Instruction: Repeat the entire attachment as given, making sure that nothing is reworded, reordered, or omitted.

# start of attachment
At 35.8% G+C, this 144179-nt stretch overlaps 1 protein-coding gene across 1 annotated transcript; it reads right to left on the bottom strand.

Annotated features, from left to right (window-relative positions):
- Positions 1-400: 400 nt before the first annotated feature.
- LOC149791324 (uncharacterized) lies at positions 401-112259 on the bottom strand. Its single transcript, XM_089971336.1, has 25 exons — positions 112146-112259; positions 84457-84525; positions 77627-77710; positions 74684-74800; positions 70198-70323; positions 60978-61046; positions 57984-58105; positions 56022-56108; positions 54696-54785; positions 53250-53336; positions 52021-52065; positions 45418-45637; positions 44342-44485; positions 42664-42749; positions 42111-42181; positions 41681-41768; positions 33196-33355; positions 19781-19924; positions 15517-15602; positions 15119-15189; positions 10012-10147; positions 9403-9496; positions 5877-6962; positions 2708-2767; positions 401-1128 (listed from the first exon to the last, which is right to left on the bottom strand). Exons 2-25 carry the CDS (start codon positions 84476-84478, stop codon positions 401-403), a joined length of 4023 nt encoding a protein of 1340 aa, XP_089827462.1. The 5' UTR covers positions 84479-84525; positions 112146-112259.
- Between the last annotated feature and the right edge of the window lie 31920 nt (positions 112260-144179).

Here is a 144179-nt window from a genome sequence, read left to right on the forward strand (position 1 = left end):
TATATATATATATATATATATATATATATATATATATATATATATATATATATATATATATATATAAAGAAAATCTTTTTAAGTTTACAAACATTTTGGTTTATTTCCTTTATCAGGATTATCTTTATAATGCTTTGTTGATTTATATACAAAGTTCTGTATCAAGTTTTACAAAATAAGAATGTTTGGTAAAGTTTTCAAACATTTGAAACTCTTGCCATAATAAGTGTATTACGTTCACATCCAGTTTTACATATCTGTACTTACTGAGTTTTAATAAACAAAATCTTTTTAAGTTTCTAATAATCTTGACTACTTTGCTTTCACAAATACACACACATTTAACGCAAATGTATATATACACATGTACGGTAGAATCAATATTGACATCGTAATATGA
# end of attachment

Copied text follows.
At 35.8% G+C, this 144179-nt stretch overlaps 1 protein-coding gene across 1 annotated transcript; it reads right to left on the bottom strand.

Annotated features, from left to right (window-relative positions):
- Positions 1-400: 400 nt before the first annotated feature.
- LOC149791324 (uncharacterized) lies at positions 401-112259 on the bottom strand. Its single transcript, XM_089971336.1, has 25 exons — positions 112146-112259; positions 84457-84525; positions 77627-77710; positions 74684-74800; positions 70198-70323; positions 60978-61046; positions 57984-58105; positions 56022-56108; positions 54696-54785; positions 53250-53336; positions 52021-52065; positions 45418-45637; positions 44342-44485; positions 42664-42749; positions 42111-42181; positions 41681-41768; positions 33196-33355; positions 19781-19924; positions 15517-15602; positions 15119-15189; positions 10012-10147; positions 9403-9496; positions 5877-6962; positions 2708-2767; positions 401-1128 (listed from the first exon to the last, which is right to left on the bottom strand). Exons 2-25 carry the CDS (start codon positions 84476-84478, stop codon positions 401-403), a joined length of 4023 nt encoding a protein of 1340 aa, XP_089827462.1. The 5' UTR covers positions 84479-84525; positions 112146-112259.
- Between the last annotated feature and the right edge of the window lie 31920 nt (positions 112260-144179).

Here is a 144179-nt window from a genome sequence, read left to right on the forward strand (position 1 = left end):
TATATATATATATATATATATATATATATATATATATATATATATATATATATATATATATATATAAAGAAAATCTTTTTAAGTTTACAAACATTTTGGTTTATTTCCTTTATCAGGATTATCTTTATAATGCTTTGTTGATTTATATACAAAGTTCTGTATCAAGTTTTACAAAATAAGAATGTTTGGTAAAGTTTTCAAACATTTGAAACTCTTGCCATAATAAGTGTATTACGTTCACATCCAGTTTTACATATCTGTACTTACTGAGTTTTAATAAACAAAATCTTTTTAAGTTTCTAATAATCTTGACTACTTTGCTTTCACAAATACACACACATTTAACGCAAATGTATATATACACATGTACGGTAGAATCAATATTGACATCGTAATATGA